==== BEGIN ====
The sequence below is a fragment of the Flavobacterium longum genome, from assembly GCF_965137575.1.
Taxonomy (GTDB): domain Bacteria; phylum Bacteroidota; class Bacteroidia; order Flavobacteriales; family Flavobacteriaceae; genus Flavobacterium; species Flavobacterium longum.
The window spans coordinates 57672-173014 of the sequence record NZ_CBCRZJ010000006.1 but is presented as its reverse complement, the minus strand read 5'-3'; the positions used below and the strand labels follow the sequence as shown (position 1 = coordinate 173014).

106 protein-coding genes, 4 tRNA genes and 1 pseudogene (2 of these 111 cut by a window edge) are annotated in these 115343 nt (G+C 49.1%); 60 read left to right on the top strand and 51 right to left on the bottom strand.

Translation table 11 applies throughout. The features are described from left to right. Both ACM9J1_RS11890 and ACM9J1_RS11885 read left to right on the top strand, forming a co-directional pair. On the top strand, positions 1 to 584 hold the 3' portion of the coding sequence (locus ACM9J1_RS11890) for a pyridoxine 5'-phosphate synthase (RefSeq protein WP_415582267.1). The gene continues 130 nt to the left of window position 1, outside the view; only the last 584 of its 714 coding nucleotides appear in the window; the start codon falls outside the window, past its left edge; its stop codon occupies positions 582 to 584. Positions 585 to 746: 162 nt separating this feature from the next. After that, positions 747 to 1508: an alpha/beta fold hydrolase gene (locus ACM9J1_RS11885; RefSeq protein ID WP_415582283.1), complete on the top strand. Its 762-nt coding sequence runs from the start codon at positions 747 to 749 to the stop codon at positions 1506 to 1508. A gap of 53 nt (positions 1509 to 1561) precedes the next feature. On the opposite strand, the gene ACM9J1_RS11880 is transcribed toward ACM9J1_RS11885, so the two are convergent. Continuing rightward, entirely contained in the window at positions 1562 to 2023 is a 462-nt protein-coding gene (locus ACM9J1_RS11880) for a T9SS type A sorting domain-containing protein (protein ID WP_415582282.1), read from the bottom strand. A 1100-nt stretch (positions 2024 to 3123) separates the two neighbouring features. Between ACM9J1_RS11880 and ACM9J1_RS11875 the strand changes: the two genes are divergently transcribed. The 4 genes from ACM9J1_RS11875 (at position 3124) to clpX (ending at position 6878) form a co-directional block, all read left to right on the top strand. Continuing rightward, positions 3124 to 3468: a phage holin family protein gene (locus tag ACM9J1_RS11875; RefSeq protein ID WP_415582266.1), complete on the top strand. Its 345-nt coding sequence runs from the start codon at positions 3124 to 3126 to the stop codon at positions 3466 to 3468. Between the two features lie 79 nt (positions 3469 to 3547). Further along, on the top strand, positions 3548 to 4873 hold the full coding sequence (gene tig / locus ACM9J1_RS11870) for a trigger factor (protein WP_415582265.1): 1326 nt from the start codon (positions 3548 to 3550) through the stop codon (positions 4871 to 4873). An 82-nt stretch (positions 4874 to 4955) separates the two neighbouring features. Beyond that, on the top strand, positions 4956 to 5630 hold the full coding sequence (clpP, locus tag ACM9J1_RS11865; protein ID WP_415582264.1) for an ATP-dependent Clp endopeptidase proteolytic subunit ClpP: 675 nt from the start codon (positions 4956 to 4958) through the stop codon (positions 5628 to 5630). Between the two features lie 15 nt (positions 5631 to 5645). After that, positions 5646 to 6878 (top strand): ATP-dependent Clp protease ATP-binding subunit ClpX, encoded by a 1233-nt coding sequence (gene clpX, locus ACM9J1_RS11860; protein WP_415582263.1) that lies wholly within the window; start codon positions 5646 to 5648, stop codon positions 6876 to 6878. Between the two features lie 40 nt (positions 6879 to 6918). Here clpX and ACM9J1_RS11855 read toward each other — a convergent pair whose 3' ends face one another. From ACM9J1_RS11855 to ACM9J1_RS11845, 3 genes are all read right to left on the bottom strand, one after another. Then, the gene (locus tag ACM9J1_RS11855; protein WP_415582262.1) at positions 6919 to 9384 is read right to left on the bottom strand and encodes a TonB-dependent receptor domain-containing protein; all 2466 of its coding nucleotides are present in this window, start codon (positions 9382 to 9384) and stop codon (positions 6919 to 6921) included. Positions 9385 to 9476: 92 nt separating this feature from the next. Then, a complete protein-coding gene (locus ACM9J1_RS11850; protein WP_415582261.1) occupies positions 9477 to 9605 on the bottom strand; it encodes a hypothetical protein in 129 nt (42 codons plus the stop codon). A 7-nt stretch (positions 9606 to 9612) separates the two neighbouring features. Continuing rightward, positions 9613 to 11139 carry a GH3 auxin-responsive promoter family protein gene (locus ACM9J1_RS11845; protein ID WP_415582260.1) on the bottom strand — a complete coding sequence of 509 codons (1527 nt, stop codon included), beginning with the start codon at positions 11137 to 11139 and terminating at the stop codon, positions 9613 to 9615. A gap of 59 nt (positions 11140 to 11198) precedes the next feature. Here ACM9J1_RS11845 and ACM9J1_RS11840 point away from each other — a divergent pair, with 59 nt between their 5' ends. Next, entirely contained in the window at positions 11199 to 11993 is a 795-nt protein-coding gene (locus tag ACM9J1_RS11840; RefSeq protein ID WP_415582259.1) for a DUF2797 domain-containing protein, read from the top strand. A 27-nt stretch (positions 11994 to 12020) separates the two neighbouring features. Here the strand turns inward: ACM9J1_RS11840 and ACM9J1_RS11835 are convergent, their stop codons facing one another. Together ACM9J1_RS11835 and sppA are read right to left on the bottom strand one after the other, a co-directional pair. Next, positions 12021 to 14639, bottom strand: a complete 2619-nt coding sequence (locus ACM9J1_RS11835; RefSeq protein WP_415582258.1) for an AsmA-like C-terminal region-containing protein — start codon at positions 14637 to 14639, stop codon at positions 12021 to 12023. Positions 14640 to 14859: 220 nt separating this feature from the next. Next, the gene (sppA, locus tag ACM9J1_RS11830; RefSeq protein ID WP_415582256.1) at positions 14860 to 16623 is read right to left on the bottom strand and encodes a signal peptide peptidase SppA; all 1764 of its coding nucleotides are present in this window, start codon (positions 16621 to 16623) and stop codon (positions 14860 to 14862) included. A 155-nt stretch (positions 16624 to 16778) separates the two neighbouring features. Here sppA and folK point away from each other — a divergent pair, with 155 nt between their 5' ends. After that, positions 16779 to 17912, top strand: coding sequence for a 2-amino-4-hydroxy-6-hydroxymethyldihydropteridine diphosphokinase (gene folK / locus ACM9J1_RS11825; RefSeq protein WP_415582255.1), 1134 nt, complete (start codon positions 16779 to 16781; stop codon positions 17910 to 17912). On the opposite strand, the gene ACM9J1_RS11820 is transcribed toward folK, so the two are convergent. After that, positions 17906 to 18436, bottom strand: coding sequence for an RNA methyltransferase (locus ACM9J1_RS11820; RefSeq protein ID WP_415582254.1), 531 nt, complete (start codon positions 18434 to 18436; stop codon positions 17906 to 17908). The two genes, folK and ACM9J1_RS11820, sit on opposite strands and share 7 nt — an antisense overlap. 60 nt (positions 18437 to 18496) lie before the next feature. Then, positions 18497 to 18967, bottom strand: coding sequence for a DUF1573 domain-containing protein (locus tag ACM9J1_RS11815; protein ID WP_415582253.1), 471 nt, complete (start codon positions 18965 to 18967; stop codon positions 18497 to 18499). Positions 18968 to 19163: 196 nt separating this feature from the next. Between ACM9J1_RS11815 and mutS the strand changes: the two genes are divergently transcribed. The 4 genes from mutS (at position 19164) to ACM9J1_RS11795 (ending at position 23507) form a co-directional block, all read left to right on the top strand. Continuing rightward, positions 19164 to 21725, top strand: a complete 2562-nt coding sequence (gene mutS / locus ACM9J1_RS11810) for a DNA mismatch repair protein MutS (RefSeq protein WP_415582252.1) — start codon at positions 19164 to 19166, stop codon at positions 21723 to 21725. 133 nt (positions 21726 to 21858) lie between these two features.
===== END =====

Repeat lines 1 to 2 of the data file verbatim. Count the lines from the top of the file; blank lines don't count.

The sequence below is a fragment of the Flavobacterium longum genome, from assembly GCF_965137575.1.
Taxonomy (GTDB): domain Bacteria; phylum Bacteroidota; class Bacteroidia; order Flavobacteriales; family Flavobacteriaceae; genus Flavobacterium; species Flavobacterium longum.